Next we need to look at the important layer of tissue which lines the thoracic wall on the inside - the pleura. To understand the pleura, we need to take a brief look at the way the main stuctures inside the thorax are arranged.
To see what’s inside the thorax, we’ll look at a dissection in which
ribs two through seven have been divided on each side along this line and removed, along with most of the sternum, leaving the costal arches intact.
Here are the divided ends of the ribs that were removed, here’s the intact eighth rib, here‘s the costal arch, here’s the divided lower end of the sternum, here’s the upper part of the manubrium, and here’s the intact first rib. Here are the bodies of the thoracic vertebrae.
This is our first look at the diaphragm, which forms an almost complete partition between the thorax and the abdomen. We’ll take a good look at the diaphragm when we look at the muscles of respiration.
With everything removed, the thoracic cavity looks like one continuous space. In reality it’s divided into two separate cavities by a partition, the mediastinum, which extends from the vertebral bodies behind, to the sternum in front. The heart, the great blood vessels, the esophagus, and the trachea are contained within the thickness of the mediastinum.
To see the mediastinum, we'll put the sternum back in place. Here’s the sternum. Here are the divided ends of the costal cartilages. This is the mediastinum. This is the hilum, or root, of the lung. This glistening layer of smooth lining tissue is the pleura, also called the pleural membrane. It forms a complete lining for this cavity, which is called the pleural cavity.
Here, the pleura is reflected off the vertebral bodies and onto the mediastinum. Here behind the sternum the pleura continues round, onto the front of the chest wall. Below, the pleura is reflected off the chest wall, and onto the diaphragm, and off the diaphragm, onto the mediastinum.
Above, the pleura fills in the gap that’s created by the curvature of the first rib. Here’s the first rib, seen from below. Here’s the highest part of the pleura, known as the dome or cupola of the pleura. Here it is, seen from the outside.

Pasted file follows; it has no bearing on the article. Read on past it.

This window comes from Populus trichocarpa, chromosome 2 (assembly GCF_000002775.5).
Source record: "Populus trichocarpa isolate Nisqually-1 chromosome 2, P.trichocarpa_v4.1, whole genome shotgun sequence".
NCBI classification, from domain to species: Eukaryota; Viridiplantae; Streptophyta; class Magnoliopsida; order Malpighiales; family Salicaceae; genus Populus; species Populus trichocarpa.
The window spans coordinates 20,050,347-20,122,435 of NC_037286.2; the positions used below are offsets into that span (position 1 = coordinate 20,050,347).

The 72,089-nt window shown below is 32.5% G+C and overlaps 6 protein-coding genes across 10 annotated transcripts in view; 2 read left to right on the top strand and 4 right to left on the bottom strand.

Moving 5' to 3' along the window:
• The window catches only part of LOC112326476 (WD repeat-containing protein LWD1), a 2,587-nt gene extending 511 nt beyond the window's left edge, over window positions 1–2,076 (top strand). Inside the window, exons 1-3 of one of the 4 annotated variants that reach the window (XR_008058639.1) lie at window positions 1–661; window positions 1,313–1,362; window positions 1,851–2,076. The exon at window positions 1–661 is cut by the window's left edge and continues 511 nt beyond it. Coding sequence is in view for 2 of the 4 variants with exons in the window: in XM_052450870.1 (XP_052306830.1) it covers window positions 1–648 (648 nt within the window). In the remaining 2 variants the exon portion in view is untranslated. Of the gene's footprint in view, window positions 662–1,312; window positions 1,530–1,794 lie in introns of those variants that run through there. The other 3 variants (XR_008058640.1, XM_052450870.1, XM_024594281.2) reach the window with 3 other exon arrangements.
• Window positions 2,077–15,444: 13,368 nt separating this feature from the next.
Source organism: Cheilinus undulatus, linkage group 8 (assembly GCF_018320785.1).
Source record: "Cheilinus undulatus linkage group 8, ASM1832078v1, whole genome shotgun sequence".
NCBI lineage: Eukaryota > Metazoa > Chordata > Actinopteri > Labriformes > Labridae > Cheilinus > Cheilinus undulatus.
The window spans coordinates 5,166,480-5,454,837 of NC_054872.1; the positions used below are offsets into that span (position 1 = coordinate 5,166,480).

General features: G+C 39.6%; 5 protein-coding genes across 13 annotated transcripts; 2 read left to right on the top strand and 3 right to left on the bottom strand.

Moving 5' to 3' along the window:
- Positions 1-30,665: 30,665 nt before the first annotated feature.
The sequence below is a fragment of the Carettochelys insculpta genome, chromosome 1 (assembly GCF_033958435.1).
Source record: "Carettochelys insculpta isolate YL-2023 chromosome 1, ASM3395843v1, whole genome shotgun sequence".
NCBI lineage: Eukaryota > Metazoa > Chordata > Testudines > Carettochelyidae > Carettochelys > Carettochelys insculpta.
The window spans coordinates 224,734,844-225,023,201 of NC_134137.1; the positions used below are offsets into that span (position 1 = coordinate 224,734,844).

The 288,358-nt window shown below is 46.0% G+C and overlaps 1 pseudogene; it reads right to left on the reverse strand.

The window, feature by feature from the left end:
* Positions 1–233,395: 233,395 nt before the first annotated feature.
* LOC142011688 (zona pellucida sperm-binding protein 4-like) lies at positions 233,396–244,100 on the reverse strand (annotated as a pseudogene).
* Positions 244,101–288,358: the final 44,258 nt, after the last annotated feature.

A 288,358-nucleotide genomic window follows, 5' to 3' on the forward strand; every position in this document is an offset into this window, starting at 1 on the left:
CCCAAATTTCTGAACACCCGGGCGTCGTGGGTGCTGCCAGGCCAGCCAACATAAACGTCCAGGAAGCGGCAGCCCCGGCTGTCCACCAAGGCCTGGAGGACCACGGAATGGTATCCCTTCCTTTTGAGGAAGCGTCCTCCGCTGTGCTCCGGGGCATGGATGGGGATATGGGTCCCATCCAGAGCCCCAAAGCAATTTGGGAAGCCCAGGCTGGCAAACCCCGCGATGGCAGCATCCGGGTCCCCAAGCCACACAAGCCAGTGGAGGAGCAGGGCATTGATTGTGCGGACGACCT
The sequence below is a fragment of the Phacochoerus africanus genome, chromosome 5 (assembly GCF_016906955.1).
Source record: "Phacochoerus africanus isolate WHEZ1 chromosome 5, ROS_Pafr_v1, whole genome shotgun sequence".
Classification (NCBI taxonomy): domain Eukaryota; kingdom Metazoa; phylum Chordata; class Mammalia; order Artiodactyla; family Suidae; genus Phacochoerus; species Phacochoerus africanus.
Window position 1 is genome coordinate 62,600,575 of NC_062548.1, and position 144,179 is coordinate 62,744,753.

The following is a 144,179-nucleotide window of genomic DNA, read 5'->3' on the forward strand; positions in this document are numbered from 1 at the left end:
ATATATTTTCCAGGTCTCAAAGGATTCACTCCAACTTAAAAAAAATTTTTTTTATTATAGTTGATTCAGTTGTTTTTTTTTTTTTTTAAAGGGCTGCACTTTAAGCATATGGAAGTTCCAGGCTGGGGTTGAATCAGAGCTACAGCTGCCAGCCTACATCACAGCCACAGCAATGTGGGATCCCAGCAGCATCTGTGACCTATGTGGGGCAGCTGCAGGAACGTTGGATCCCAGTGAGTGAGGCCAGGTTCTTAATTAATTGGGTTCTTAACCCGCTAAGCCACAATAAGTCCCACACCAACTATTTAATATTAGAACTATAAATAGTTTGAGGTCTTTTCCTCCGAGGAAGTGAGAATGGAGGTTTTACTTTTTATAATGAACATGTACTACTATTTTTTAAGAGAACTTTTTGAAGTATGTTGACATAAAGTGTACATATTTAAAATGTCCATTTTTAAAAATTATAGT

We’ll take a better look at the dome of the pleura from the outside, in a more intact dissection. Here’s the fist rib, here’s the manubrium. Here’s the divided end of the trachea, going down into the mediastinum. Here’s the dome of the pleura.
When seen from the side, the dome of the pleura is level with the proximal end of the first rib. When the pressure inside the chest is raised, the pleura rises well above the first rib.
So far we’ve been looking at the right side. The left pleural cavity is similar, except that the heart, enclosed here within the pericardium, projects into it. In the living body the pleural cavity on each side is completely filled by the lung , which we’ll add to the picture.
Here are the lungs, discolored by a moderate degree of smoke damage. The layer of smooth tissue which covers the outside of the lung is also pleura. All the way round the pleural cavity, the two layers of pleura touch, with nothing between them except a thin film of fluid.
The layer that covers the lung is called the visceral pleura , the layer that lines the cavity is called the parietal pleura. The two layers of pleura, the parietal, and the visceral, are continuous with each other here, around the hilum of the lung.
Each lung occupies a completely sealed space. Its volume can never be greater or less than the volume of the pleural cavity. When the volume of the cavitiy is increased, whether by downward movement of the diaphragm, or by forward and upward movement of the ribs, the parietal pleura exerts a pull on the visceral pleura, the lung expands, and we breathe in. When the volume of the cavity is decreased, the lung is compressed, and we breathe out.